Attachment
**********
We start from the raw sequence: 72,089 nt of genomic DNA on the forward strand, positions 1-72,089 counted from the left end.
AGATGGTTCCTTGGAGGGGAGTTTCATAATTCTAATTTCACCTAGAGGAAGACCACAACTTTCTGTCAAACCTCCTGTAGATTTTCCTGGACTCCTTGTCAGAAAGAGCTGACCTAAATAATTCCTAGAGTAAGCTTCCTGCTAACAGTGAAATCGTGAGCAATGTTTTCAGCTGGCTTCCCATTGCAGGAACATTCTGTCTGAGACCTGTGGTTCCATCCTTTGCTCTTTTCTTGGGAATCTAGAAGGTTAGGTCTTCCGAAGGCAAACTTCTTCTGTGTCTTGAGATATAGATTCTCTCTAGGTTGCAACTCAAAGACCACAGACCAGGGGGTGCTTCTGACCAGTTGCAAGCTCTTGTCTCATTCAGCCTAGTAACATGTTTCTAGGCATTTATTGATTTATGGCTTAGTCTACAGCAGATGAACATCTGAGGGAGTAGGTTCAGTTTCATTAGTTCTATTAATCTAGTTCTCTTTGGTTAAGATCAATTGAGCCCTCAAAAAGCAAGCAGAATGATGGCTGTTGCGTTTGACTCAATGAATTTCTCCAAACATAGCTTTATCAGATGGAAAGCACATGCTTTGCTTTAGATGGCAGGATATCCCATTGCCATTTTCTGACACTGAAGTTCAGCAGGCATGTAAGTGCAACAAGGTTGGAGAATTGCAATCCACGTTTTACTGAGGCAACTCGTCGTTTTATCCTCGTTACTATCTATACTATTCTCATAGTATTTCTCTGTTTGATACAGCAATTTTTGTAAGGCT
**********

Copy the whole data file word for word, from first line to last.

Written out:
We start from the raw sequence: 72,089 nt of genomic DNA on the forward strand, positions 1-72,089 counted from the left end.
AGATGGTTCCTTGGAGGGGAGTTTCATAATTCTAATTTCACCTAGAGGAAGACCACAACTTTCTGTCAAACCTCCTGTAGATTTTCCTGGACTCCTTGTCAGAAAGAGCTGACCTAAATAATTCCTAGAGTAAGCTTCCTGCTAACAGTGAAATCGTGAGCAATGTTTTCAGCTGGCTTCCCATTGCAGGAACATTCTGTCTGAGACCTGTGGTTCCATCCTTTGCTCTTTTCTTGGGAATCTAGAAGGTTAGGTCTTCCGAAGGCAAACTTCTTCTGTGTCTTGAGATATAGATTCTCTCTAGGTTGCAACTCAAAGACCACAGACCAGGGGGTGCTTCTGACCAGTTGCAAGCTCTTGTCTCATTCAGCCTAGTAACATGTTTCTAGGCATTTATTGATTTATGGCTTAGTCTACAGCAGATGAACATCTGAGGGAGTAGGTTCAGTTTCATTAGTTCTATTAATCTAGTTCTCTTTGGTTAAGATCAATTGAGCCCTCAAAAAGCAAGCAGAATGATGGCTGTTGCGTTTGACTCAATGAATTTCTCCAAACATAGCTTTATCAGATGGAAAGCACATGCTTTGCTTTAGATGGCAGGATATCCCATTGCCATTTTCTGACACTGAAGTTCAGCAGGCATGTAAGTGCAACAAGGTTGGAGAATTGCAATCCACGTTTTACTGAGGCAACTCGTCGTTTTATCCTCGTTACTATCTATACTATTCTCATAGTATTTCTCTGTTTGATACAGCAATTTTTGTAAGGCT